Biotechnology is an extremely fast-moving field in which new products and services are developed from an increasingly complex and cumulative set of underlying technologies. Latest treatments to diseases come from biotechnology where sequencing genes, identifying individual gene functions and mutations, creating systems to selectively express, regulate or silence genes, predict protein structures and expressions, mapping the influence of genetic make-up on metabolism and / or otherwise analyzing vast amounts of genetic data. These many technologies contribute to the rapid pace of advancement in the life sciences and offer tremendous promise for improving human health and furthering economic development. Organizations investing in research and development (R&D) in the field of biotechnology regularly file patents.
In general, biotechnology inventions require description by reference to the sequence of a gene or protein. A gene includes a polynucleotide chain, where each nucleotide is selected from an “A,” “G,” C,” or “T.” A protein includes a chain of amino acids. Each amino acid is given a unique one letter code, and there are twenty common and naturally occurring amino acids. A sequence listing will identify the gene or protein by a “SEQ ID NO.” (e.g., SEQ ID NO: 1), and provide the entire sequence.
One gene or protein may range from several hundred to over a thousand characters. A single gene or protein sequence usually would not be an issue since the entire sequence could be presented in a manageable and affordable number of pages. In rare but not unheard of applications, many sequences-perhaps thousands-are disclosed. In these applications the number of pages becomes very large.
The purpose of this post is to compare the cost of filing a possible gene sequence patent application from biotechnology field, in different countries and see the resulting application trend in India. There is one clear inference from the data: In India, the cost of filing a gene sequence patent application is extremely expensive as compared to other jurisdictions. Hat-tip: My ex-colleague and mentor, Douglas Bucklin.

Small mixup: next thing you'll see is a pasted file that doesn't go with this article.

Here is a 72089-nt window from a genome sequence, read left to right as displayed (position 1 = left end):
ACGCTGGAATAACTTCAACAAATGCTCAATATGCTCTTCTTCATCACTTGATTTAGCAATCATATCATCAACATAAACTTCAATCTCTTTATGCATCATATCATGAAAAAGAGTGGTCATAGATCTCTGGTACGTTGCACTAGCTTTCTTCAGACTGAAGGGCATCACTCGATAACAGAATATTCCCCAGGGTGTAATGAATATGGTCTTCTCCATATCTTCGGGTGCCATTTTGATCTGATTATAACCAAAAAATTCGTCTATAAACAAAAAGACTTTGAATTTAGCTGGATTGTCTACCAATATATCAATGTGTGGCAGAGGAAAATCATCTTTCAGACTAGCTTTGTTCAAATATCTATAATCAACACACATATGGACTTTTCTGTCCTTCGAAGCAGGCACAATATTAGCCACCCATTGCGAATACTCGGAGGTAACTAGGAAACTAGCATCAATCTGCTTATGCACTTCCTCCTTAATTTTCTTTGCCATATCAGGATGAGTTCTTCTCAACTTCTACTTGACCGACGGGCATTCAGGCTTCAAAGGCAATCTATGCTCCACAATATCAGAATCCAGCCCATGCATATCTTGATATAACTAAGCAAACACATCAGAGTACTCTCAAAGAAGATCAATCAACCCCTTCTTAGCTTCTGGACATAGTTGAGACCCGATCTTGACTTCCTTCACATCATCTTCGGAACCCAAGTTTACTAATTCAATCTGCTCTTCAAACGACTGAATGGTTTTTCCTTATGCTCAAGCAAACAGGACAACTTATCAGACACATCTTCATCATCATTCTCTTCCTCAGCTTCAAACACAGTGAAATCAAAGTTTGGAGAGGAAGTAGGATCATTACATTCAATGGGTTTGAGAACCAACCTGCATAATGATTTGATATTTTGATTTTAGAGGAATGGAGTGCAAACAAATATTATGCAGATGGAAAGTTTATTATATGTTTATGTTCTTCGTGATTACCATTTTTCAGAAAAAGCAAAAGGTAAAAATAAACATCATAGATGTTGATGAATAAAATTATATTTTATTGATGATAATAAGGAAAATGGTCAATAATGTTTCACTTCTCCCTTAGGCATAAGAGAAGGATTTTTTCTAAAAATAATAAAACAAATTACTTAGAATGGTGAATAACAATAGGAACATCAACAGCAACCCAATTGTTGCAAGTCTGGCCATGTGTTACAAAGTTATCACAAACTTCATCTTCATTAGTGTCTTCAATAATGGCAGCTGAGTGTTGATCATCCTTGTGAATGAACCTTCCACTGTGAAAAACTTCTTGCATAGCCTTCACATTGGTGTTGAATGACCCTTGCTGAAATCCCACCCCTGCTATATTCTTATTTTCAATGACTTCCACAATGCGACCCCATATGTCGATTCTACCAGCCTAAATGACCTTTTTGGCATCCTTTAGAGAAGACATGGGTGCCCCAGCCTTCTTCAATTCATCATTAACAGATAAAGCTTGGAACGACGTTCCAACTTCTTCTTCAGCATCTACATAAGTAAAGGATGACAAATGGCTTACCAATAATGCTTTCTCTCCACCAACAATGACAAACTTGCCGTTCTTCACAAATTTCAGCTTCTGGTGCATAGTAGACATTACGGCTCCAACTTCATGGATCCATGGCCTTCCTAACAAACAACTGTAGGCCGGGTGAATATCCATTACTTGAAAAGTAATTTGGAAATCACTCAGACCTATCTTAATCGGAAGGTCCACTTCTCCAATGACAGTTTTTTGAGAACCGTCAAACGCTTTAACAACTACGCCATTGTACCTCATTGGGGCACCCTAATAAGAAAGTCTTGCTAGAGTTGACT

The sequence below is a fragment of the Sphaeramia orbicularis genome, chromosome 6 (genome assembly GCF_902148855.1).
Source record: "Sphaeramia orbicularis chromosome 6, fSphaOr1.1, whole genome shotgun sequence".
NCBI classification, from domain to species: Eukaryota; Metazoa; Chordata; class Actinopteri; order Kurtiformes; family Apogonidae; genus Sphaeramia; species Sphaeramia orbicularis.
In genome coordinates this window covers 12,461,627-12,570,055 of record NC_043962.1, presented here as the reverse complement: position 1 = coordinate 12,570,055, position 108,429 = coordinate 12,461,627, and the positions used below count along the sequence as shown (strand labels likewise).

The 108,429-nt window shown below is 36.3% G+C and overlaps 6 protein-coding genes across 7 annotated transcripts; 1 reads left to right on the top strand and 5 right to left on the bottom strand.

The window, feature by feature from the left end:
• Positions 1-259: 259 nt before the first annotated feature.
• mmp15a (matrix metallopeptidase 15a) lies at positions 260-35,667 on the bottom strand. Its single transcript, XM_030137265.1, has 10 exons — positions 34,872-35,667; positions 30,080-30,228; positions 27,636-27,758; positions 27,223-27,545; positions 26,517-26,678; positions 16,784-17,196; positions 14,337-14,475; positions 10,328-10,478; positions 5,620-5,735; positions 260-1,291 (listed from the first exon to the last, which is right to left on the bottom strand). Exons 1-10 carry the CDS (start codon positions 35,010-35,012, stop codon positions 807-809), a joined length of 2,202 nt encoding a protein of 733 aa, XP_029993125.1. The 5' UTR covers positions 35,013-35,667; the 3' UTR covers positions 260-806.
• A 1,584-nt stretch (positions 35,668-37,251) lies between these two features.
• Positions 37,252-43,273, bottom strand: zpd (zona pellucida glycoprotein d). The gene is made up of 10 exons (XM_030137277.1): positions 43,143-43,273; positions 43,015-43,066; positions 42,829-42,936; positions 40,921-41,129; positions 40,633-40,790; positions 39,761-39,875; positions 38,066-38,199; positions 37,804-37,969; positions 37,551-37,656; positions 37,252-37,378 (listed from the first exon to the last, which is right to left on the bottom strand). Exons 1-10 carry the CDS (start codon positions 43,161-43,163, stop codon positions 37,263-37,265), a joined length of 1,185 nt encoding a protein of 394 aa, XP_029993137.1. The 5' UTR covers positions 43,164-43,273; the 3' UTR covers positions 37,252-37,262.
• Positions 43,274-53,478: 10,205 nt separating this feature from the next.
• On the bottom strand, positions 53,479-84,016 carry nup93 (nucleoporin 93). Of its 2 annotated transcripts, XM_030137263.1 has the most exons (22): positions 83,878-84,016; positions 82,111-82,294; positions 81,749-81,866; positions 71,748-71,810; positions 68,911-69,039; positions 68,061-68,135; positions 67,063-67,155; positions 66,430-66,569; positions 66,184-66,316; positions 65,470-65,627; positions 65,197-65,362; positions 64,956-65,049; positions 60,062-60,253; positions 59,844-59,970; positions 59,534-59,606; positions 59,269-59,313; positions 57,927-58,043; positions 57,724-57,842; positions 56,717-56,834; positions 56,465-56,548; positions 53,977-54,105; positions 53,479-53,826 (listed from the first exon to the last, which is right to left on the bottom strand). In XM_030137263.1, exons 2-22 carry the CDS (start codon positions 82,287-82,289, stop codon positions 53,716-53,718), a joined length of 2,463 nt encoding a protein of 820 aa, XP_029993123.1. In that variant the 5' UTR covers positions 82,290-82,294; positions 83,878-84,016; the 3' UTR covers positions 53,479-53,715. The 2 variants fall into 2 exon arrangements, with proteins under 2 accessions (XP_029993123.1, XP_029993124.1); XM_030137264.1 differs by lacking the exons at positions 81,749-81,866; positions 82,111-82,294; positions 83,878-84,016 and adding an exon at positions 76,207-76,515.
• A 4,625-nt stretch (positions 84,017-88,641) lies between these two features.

This particular issue may result in the provision being challenged in litigation. It would not be an open and shut case, but it is extremely likely that there are adequate grounds to put a serious dent in the provision. In India applications including sequence listings are allowed. The specific provision is: In case the Application for Patent discloses sequence listing of nucleotides and/or amino acids, the same shall be filed in electronic form. However, the fee with respect to the equivalent number of pages shall be payable.
It is interesting to note here the fee structure adopted by our patent office. For an entity other than natural person, the fee for each sheet of specification in addition to 30 (sheets) is Rs.400 per sheet. Note that electronic filing is allowed but the fee with respect to equivalent number of pages is required. That is there is no benefit to file electronically.
It is here that significant differences arise. These differences are in terms of the fee paid for filing. Some countries make the fee affordable or some waive the additional fee altogether. For example, the U.S., the EPO (see also fee tables here), Japan, Canada, Australia, Brazil, Mexico allow for free or low cost filings of large sequence listings.
The forums where the fee is reduced, or where there is no additional fee for filing sequences, require electronic filing. In PCT applications, standard practice for writing specifications includes writing important sequences into the text of the application if possible. Such a step guarantees that the sequence is part of the application even if the electronically filed sequence listing is separated from the paper filing in a patent office. But in the case of very large sequence listings, this is not possible since the number of pages would be excessive. In some places, the sequence listing is still filed on paper but is not counted against the page limit. In these forums, printing fees for the sequence listing may apply
It is interesting to note that India has no provision to reduce the fees associated with large sequence listings. The number of pages of the entire application, including the sequence listing, is taken into consideration when calculating the filing fee. For example, an application with 45 pages of specification, five pages of claims, one abstract page, and 6024 pages of sequence listing would be counted as a 6075 page application. This is unlike the U.S., the EPO, Japan, Mexico, Canada, Brazil, or Australia where the application size would be counted as 51 pages.
One recent estimate on an application of roughly this size showed that the filing fees would be over $50,000 (US). In contrast, a U.S. non-provisional application of the same size where the sequence listing was electronically filed would cost $625.
China also has higher fees with a large sequence listing, but the fees are capped. The fees for an electronically filed sequence listing are calculated as if the application were filed on paper, but the fees are capped at the amount charged for a 400 page application.
Conclusion: This is the reason that the requirement for sequence listing applications to pay fees according to the total number of pages at our IPO may be challenged.
The argument is two fold – (1) there is no nexus between the large fees and filing electronically, (2) There is no nexus for examination and printing of the sequence because the comparison (between sequences) is done by computer, and not by
humans; and (3) India is not complying with the WTO requirements by creating a barrier for filing patent applications containing large sequence listings.